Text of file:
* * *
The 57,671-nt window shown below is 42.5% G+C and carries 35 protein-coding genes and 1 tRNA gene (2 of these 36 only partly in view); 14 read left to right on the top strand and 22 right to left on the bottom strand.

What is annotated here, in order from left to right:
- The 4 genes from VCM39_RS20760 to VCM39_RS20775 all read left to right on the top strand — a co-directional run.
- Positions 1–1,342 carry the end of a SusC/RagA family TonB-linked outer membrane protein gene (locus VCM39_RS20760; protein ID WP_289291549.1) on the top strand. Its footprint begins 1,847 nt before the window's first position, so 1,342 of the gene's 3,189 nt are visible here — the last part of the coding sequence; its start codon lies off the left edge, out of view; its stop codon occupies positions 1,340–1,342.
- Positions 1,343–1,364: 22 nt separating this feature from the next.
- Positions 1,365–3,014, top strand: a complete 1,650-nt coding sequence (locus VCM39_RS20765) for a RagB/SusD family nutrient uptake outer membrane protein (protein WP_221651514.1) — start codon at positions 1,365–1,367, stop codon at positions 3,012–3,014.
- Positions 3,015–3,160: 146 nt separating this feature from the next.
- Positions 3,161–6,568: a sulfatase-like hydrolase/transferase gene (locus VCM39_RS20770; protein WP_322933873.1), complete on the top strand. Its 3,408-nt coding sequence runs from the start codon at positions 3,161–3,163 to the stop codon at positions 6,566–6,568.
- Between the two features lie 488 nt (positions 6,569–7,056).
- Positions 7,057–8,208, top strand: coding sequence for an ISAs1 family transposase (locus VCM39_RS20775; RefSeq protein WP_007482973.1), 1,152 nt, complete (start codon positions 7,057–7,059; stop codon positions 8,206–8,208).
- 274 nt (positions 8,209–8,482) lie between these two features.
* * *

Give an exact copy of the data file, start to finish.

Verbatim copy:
The 57,671-nt window shown below is 42.5% G+C and carries 35 protein-coding genes and 1 tRNA gene (2 of these 36 only partly in view); 14 read left to right on the top strand and 22 right to left on the bottom strand.

What is annotated here, in order from left to right:
- The 4 genes from VCM39_RS20760 to VCM39_RS20775 all read left to right on the top strand — a co-directional run.
- Positions 1–1,342 carry the end of a SusC/RagA family TonB-linked outer membrane protein gene (locus VCM39_RS20760; protein ID WP_289291549.1) on the top strand. Its footprint begins 1,847 nt before the window's first position, so 1,342 of the gene's 3,189 nt are visible here — the last part of the coding sequence; its start codon lies off the left edge, out of view; its stop codon occupies positions 1,340–1,342.
- Positions 1,343–1,364: 22 nt separating this feature from the next.
- Positions 1,365–3,014, top strand: a complete 1,650-nt coding sequence (locus VCM39_RS20765) for a RagB/SusD family nutrient uptake outer membrane protein (protein WP_221651514.1) — start codon at positions 1,365–1,367, stop codon at positions 3,012–3,014.
- Positions 3,015–3,160: 146 nt separating this feature from the next.
- Positions 3,161–6,568: a sulfatase-like hydrolase/transferase gene (locus VCM39_RS20770; protein WP_322933873.1), complete on the top strand. Its 3,408-nt coding sequence runs from the start codon at positions 3,161–3,163 to the stop codon at positions 6,566–6,568.
- Between the two features lie 488 nt (positions 6,569–7,056).
- Positions 7,057–8,208, top strand: coding sequence for an ISAs1 family transposase (locus VCM39_RS20775; RefSeq protein WP_007482973.1), 1,152 nt, complete (start codon positions 7,057–7,059; stop codon positions 8,206–8,208).
- 274 nt (positions 8,209–8,482) lie between these two features.